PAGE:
Given stagnant wages and higher taxes, the only way households can increase spending is to go further into debt.
The New York Fed quarterly report on Household Debt and Credit shows that is what happened.
Aggregate consumer debt increased in the fourth quarter by $241 billion, the largest quarter to quarter increase seen since the third quarter of 2007. As of December 31, 2013, total consumer indebtedness was $11. 52 trillion, up by 2.1% from its level in the third quarter of 2013. The four quarters ending on December 31, 2013 were the first since late 2008 to register an increase ($180 billion or 1.6%) in total debt outstanding. Nonetheless, overall consumer debt remains 9.1 % below its 2008Q3 peak of $12.68 trillion.
Mortgages, the largest component of household debt, increased 1.9% during the fourth quarter of 2013. Mortgage balances shown on consumer credit reports stand at $8.05 trillion, up by $152 billion from their level in the third quarter. Furthermore, calendar year 2013 saw a net increase of $16 billion in mortgage balances, ending the four year streak of year over year declines. Balances on home equity lines of credit (HELOC) dropped by $6 billion (1.1%) and now stand at $529 billion. Non-housing debt balances increased by 3.3 %, with gains of $ 18 billion in auto loan balances, $53 billion in student loan balances, and $11 billion in credit card balances.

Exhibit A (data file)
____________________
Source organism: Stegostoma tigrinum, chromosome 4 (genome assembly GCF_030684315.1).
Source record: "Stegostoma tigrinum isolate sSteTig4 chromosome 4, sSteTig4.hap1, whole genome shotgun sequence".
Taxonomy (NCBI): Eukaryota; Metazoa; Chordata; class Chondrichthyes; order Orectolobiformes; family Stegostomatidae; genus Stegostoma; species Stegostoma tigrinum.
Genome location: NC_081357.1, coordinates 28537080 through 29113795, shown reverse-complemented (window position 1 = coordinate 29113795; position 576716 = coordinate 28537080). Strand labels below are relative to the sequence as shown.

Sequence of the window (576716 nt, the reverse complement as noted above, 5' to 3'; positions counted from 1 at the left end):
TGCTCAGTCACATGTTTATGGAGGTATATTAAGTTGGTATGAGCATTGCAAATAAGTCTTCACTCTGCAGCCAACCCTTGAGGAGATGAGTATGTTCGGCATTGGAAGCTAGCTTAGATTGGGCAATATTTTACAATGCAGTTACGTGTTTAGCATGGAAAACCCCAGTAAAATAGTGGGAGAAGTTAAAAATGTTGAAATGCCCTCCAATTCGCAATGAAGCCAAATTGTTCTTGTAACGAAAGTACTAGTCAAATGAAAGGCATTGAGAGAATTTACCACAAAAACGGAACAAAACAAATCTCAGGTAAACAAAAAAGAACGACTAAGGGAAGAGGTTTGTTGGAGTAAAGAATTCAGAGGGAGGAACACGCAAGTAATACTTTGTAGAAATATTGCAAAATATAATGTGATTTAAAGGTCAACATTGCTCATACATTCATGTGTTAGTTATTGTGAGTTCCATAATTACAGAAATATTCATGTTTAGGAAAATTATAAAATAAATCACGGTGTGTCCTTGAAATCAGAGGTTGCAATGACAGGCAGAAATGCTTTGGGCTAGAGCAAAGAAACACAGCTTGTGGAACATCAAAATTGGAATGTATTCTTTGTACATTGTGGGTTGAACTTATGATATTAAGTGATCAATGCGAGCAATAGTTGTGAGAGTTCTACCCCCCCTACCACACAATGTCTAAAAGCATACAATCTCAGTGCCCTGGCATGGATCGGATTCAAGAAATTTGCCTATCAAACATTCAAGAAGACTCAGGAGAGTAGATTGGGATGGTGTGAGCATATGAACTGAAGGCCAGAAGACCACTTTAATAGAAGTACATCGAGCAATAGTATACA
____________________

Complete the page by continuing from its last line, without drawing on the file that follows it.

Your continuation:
Delinquency rates improved for most loan types in 2013 Q4. As of December 31, 7.1% of outstanding debt was in some stage of delinquency, compared with 7.4% in 2013 Q3. About $820 billion of debt is delinquent, with $580 billion seriously delinquent (at least 90 days late or “severely derogatory”).
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